Director: Lee Daniels
Screenplay: Geoffrey Fletcher
Novel: Sapphire (1996)
That I caught up with Lee Daniels’s Precious late in the game (i.e. this past Monday), following its run of resoundingly successful festival appearances (major awards at Sundance and TIFF; standing ovation at Cannes) and hyperbolic critical notices (both gushy and censorious), clearly influenced my perceptions of it, and not for the better. It’s no secret that hype can be a wickedly distracting thing; but it can also tell us a lot about a film.
Oscar talk™–which Precious has been receiving since well before its domestic release last November–is high on my list of warning signs that a movie secretly has no integrity. Part of what’s so ruinous about awards season—and perhaps the very idea of handing out awards for films in the first place—is that it invites and rewards fawning: in most instances (not to say always), the films that emerge as “award-hopefuls” at year’s end are those custom-designed to flatter voters’ tastes, their sense of self-importance and awareness of “important” subjects (people like Kate Winslet and Stephen Daldry devote their entire careers to making these kinds of films). I couldn’t shake the impression while watching Precious that every “raw,” “powerhouse” moment in it was calculated to appease (liberal-minded) award-voters–perhaps because, from my vantage point mid-way through awards-season, I can see how well the film has succeeded in doing just that.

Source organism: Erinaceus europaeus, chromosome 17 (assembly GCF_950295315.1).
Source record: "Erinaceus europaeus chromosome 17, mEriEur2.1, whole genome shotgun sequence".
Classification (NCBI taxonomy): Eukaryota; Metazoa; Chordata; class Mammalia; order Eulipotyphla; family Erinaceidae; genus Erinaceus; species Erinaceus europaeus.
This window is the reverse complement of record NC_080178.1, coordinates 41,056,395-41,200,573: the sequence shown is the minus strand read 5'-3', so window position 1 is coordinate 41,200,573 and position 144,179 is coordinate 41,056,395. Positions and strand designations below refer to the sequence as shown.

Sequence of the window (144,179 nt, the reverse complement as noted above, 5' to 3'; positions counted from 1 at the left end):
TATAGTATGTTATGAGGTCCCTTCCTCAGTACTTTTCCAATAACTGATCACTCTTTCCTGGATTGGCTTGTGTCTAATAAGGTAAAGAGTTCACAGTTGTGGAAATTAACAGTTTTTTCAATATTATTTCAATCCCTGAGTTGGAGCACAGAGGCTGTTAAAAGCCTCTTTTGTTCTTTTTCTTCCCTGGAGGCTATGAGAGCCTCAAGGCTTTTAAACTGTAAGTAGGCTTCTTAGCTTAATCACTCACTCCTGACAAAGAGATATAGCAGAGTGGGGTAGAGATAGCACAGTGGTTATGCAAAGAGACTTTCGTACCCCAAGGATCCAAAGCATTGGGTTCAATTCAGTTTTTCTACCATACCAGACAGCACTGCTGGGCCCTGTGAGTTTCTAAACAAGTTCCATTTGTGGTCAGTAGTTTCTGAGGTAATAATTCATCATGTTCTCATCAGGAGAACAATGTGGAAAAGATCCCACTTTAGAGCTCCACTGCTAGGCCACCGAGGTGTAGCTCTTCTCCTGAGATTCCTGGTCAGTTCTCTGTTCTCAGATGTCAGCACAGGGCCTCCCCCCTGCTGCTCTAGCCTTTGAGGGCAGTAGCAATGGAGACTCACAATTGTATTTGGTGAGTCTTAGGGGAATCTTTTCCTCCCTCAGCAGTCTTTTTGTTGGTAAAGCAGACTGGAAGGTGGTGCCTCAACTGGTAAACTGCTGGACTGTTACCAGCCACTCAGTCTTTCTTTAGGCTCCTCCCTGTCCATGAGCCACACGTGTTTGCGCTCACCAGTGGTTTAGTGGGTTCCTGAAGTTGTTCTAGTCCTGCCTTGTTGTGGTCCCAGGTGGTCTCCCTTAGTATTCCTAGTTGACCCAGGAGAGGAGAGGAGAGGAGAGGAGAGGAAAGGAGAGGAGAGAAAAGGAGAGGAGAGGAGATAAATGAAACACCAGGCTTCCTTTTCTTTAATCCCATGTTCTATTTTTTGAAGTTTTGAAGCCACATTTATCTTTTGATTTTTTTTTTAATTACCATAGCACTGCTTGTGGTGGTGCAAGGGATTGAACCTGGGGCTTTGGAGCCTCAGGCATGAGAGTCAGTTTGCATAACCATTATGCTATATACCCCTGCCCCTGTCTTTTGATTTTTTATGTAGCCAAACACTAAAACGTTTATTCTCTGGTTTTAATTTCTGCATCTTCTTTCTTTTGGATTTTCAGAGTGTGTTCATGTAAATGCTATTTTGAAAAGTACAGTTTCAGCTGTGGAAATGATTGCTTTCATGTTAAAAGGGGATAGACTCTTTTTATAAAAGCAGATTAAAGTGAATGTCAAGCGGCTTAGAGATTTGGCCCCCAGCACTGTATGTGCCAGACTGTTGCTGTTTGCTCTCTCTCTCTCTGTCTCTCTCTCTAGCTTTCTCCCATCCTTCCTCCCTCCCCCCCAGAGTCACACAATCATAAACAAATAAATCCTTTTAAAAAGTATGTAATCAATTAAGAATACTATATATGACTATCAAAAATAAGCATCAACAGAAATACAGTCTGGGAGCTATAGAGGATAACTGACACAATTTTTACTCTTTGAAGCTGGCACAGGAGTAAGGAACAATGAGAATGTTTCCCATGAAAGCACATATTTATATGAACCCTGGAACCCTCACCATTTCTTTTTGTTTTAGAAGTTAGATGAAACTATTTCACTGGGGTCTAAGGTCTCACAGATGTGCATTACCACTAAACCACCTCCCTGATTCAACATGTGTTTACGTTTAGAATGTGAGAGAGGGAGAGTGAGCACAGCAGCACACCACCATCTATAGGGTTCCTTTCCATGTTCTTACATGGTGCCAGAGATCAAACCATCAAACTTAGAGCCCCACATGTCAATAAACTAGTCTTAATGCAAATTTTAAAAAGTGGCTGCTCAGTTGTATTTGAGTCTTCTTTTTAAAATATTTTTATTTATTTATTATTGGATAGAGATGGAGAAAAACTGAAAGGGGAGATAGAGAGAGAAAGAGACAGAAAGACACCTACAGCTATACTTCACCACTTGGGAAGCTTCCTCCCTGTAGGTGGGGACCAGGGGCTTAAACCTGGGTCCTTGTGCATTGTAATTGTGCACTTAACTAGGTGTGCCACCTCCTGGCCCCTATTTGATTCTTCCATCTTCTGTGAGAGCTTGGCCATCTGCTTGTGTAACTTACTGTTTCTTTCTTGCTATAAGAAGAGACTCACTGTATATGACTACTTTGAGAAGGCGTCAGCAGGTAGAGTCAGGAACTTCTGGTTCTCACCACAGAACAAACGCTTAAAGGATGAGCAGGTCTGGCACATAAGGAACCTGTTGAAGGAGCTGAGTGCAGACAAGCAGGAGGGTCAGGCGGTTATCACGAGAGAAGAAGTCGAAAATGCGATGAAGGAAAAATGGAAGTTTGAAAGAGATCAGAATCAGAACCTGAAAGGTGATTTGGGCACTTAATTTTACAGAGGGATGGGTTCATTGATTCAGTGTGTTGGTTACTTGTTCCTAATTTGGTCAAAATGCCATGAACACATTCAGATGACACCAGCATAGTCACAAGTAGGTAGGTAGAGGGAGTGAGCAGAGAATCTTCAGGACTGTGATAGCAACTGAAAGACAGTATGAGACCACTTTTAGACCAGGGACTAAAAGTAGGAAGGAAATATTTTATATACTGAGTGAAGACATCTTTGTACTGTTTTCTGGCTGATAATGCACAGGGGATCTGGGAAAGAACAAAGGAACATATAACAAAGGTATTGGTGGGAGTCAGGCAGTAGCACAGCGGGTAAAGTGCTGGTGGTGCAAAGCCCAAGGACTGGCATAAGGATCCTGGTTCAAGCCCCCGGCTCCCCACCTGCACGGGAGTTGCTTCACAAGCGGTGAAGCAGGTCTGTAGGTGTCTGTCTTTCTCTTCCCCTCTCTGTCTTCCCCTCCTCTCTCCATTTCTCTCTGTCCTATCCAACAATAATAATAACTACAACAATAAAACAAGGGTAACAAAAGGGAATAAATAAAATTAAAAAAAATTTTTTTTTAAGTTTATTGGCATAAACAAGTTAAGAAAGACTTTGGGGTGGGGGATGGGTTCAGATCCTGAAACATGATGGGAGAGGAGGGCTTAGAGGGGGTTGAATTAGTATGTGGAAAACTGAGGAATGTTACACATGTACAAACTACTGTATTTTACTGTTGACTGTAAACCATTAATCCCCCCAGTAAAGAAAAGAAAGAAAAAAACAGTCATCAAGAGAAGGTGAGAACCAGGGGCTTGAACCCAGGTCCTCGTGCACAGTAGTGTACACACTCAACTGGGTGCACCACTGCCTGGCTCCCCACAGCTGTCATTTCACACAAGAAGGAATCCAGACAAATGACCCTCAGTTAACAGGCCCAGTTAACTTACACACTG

Maybe it’s unfair to place the blame on the filmmakers for the hype Precious has generated; they may have originally had only the best intentions in mind. (Besides, could the Oscars have possibly been in their sights when they debuted at Sundance?) All I can say, for my part, is that the award fever surrounding the film, and integrated into its marketing/campaign strategy (no doubt with the complicity of Lee “Monster’s Ball” Daniels), has significantly deadened the actual emotional experience of watching the film. I find it very difficult to be moved by a film when all its dramatic peaks–including the heart-tugging dialogue between Gabby Sidibe and Paula Patton, and Mo’Nique’s tearful climactic monologue–come straight out of the trailer I’ve seen a dozen times. Hyping Precious in their own right, these emotion-soaked clips have become the Oscar-jockeying equivalent of the f/x “money shots” in previews for summer blockbusters. Again, the calculation shows the more the hype grows.
Perhaps I digress. Aside from my above complaints–which all seem external (though, I think, not inconsequential) to the film in some sense–what else can I say about Precious? Most of you should know by now that the film is about an obese, illiterate black teenager (Gabourey Sidibe) from Harlem who struggles daily with poverty and an abusive mother (Mo’Nique), as well as the trauma of being raped and twice impregnated by her biological father, until education and the efforts of a kindly teacher (Paula Patton) transform her life. Being a “liberal-minded” viewer myself, I found that the film did make a lot of concessions to my particular biases, and it didn’t always feel like a ploy: I especially appreciated the film’s attempt to imbue nearly every character–even the monstrous Mo’Nique–with a measure of self-understanding and humanity (more than can be said for the potential Best Picture-winner Avatar). And it is a rare film indeed that allows you to see the beauty and inner-consciousness of an overweight, African-American female character, not to mention a film that deals so directly with incest, abusive parenting, and class and racial issues.